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Xenogears Light :: Review by Chris

Xenogears Light Album Title: Xenogears Light
Record Label: OneUp Studios
Catalog No.: OUS-003
Release Date: February 8, 2005
Purchase: Buy at OneUp Studios


There is no doubt that most people wouldn't even consider purchasing a fan-arranged album — even for major game music fanatics, the prospect of doing this can be the subject of nightmares! There is a vivid preconception still alive that all fan-arranged albums are nothing more than a collection of simple rehashes made by some of the most inexperienced musicians. The precedent set by a number of other fan-arranged albums somewhat reaffirms this belief, since many of those currently released have received mixed acclaim from those who bought them. Indeed, I wasn't one of those people who instantly strove to learn more about Xenogears Light when news of its impending release came along. This was especially since I was neither a fan of the Xenogears Original Soundtrack, nor a person that had any good experiences with other fan-arranged albums before that point. It was only after reading some appraisals of the album that receiving my copy of the album actually became a highly pleasurable experience.

The underlying principle of the album was to arrange the most beautiful tracks from the Xenogears Original Soundtrack in a light style to provide an arranged album perfect for relaxation. The arrangers are a mixture of OneUp Studio's popular veterans such as "The Wingless", Tim Sheehy, Dale North, and Mazedude, as well as fresh new innovators like Will Buck, Christian Pacaud, and Josh Barron, who are sure to grace further arranged albums in the future. They arrange the majority of track for solo piano, but other acoustic instruments, such as the violin, flute, and guitar, also feature fairly prominently. There's even some bongos and soprano saxophone featured! Although the piano is mostly computerised, thanks to Mustin's careful implementation, this doesn't reduce the sense of realism to a great extent. The other instruments, which are much more difficult to synthesise, benefit from live performances. As you might expect, the album features quite a lot of light bouncy tracks, such as "My Village is Number One," and has a whole multitude of soppy tracks, such as "Tears of the Stars, Hearts of the People" and "Broken Mirror." Don't be fooled into thinking everything is 'lovey dovey', however, as there are plenty of more experimental pieces, including "Stage of Death," "One Who Bares Fangs At God," and even "Grahf, Emperor of Darkness." Indeed, with 20 tracks to choose from (i.e. nearly half of the Xenogears Original Soundtrack), from 14 arrangers in total, you're spoilt for choice in terms of stylistic diversity.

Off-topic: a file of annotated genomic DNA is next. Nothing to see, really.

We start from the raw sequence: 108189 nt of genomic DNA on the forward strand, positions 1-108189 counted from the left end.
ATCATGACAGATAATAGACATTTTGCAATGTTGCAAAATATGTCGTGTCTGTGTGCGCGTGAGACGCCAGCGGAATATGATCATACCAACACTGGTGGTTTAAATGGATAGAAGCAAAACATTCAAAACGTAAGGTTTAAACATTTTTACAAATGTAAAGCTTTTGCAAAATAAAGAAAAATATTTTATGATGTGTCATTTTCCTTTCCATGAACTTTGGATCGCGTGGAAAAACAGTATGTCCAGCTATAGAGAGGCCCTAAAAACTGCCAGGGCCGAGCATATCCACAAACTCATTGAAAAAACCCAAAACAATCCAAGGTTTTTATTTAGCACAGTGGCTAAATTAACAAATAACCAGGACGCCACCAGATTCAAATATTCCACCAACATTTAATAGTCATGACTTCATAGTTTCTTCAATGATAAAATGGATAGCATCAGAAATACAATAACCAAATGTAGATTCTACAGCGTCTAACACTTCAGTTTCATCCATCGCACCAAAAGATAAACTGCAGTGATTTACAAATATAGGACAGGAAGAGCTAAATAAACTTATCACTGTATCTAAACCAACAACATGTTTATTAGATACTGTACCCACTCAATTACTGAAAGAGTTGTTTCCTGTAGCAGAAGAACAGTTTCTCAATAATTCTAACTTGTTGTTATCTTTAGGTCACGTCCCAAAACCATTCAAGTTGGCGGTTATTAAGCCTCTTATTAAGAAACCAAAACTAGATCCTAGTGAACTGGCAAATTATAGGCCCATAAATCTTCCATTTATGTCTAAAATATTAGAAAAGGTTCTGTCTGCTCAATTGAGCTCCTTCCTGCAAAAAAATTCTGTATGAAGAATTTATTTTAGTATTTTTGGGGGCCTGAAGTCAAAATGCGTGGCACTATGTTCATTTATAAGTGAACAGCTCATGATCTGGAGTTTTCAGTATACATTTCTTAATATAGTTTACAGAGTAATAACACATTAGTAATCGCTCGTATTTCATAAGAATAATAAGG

Track-by-Track Reviews

1) Premonition

Boasting six arrangements in total on the album, it was only appropriate that Christian Pacaud should have the opening track. As one of the main themes from the game, "Premonition" seemed to be a good choice to do this. It opens with synth effects similar to those in the original and then moves into a piano passage. Although this passage stays close to the original, the occasional use of certain dissonant chord progressions really serve to boost its intensity. The most inspirational moment of the piece is about a minute in, however, when the violin enters. Although the violin passage is brief, Greg Kennedy really enhances it with his magical performance, which uses a lot of vibrato. This performance gives the piece a huge amount of richness and serves to magnify the extent of the mysterious atmosphere created. It returns to being led by the piano after this and, as the track ends, it slows considerably and dampens emotionally. Although it doesn't end on a high, this is intentional, in order to give the arrangement the distinct musical shape of an arch, which peaks during the violin passage. (10/10)

2) Grahf, Conqueror of Darkness

Seeing the track list for the first time, I must admit that I had my doubts about the use of "Grahf, Conqueror of Darkness" in a relaxation album. After all, as the track's arranger Mazedude remarks in the liner notes, the original was the heaviest and darkest piece on the game. Mazedude pulls off the arrangement magically, however, thanks to his unique approach to part writing. Using the combination of solo piano, violin, and flute sounds a little strange in theory, but is successful thanks to the way the arranger manipulates the sounds of each instrument to give chilling effects. The individual performances, particularly from Greg Kennedy (the violinist), are superb and ensure the arrangement is full of human emotion. Although the final creation sounds so morbid and eerily that it'd almost be considered macabre, it has a light minimalistic beauty about it that makes it utterly irresistible. My only niggle with this one is that it would have been more effective to place it elsewhere on the album; although the arrangements of "Premonition" and "Grahf, Conqueror of Darkness" have light touches, both have abstract styles and don't really get to the heart of what the album is about. Regardless of their strong musical qualities, having both back-to-back gets the album off to a slightly awkward start. (9/10)

3) Tears of the Stars, Hearts of the People